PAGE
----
Hamlin Garland and Henry George

Russel B. Nye

[Reprinted from The Freeman, May, 1943]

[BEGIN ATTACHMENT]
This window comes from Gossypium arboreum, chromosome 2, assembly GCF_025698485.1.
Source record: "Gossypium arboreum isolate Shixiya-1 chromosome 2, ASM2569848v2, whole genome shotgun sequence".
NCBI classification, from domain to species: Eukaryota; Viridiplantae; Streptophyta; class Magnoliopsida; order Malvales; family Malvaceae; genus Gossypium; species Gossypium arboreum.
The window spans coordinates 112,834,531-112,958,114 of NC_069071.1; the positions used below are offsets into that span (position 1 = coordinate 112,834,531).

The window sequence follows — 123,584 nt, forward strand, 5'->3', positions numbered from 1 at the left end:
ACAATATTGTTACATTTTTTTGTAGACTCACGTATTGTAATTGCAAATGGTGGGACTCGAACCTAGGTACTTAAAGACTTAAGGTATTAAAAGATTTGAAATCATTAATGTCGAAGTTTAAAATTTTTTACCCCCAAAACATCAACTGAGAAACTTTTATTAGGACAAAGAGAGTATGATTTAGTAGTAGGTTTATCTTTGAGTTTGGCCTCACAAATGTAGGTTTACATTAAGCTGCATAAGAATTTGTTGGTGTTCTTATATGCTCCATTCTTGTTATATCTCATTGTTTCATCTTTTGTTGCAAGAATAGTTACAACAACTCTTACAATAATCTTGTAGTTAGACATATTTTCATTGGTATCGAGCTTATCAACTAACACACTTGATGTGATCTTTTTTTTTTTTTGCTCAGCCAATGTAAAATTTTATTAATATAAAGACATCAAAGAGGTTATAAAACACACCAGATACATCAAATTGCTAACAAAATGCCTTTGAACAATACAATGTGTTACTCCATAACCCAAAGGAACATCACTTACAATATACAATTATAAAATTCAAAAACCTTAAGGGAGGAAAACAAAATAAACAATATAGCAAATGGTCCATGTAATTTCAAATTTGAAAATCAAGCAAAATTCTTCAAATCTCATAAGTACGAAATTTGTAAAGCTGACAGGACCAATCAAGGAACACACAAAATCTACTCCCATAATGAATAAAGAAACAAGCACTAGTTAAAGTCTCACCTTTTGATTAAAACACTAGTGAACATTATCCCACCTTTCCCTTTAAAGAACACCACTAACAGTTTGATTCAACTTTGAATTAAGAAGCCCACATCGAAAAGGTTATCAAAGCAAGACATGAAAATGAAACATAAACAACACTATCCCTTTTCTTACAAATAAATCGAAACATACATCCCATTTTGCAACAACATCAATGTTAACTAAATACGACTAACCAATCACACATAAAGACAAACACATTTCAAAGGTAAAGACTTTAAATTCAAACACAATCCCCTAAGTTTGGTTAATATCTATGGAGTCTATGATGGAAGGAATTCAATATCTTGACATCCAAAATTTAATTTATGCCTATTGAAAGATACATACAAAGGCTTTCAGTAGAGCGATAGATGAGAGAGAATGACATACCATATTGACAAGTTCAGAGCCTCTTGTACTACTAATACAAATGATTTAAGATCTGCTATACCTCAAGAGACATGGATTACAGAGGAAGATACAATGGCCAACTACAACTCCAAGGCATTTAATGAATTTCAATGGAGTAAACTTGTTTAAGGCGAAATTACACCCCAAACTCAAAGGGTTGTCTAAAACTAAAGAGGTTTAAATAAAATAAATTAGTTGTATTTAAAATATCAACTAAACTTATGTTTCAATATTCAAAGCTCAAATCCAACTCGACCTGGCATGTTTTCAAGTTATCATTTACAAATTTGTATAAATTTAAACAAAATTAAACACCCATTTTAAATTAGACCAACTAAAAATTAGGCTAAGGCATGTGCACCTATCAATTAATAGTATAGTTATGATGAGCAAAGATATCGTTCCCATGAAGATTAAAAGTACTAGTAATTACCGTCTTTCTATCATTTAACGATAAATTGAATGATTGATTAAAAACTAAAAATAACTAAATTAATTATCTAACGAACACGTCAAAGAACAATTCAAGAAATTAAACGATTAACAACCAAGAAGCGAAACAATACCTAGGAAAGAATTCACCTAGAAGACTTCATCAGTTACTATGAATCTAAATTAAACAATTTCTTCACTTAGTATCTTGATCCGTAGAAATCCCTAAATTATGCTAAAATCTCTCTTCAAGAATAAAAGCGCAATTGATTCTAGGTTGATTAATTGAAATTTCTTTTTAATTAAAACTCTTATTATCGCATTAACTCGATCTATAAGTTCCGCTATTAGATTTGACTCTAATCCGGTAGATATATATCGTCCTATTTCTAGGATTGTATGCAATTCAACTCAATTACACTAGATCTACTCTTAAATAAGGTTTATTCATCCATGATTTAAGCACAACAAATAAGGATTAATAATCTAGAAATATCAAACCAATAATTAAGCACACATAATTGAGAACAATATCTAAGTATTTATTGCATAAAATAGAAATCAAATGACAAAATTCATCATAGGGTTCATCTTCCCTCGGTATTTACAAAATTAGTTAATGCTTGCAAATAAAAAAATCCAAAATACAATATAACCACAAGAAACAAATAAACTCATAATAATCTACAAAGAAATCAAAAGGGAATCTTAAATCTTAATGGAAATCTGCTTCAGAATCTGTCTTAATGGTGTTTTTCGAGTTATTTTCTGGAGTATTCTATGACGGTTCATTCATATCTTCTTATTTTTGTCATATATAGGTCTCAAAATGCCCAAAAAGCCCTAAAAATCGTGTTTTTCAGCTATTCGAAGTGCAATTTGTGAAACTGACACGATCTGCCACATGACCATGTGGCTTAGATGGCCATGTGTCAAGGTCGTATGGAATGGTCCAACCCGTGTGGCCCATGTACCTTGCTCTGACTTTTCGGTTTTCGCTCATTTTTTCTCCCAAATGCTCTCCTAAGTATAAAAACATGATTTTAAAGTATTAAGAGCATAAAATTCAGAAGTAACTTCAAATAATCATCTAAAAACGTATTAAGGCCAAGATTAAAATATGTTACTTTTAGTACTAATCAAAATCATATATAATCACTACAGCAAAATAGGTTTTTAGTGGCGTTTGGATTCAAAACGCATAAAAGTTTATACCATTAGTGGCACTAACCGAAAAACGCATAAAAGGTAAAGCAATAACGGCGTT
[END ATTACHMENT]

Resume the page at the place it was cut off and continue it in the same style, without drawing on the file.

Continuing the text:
The effects of the Georgist movement in literature during the late nineteenth century have never been adequately charted, though it clearly was of importance. The writers of what Mark Twain aptly called "the Gilded Age" were becoming socially and economically conscious, and the principles of Henry George found more than one adherent among the so-called "radical" set of younger men who published their stories in the small new magazines in New York and Chicago, and who, almost alone among the writers of their time, gave realistic treatment to the problems of their era. Hamlin Garland, who died in 1940 at the age of eighty, was the sole survivor of this pioneer group, and the most significant artist of those who knew and believed in Henry George. The author, RUSSEL B. NYE, a member of the English department of Michigan State College, is interested in the literary manifestations of political and economic thought in the nineteenth century.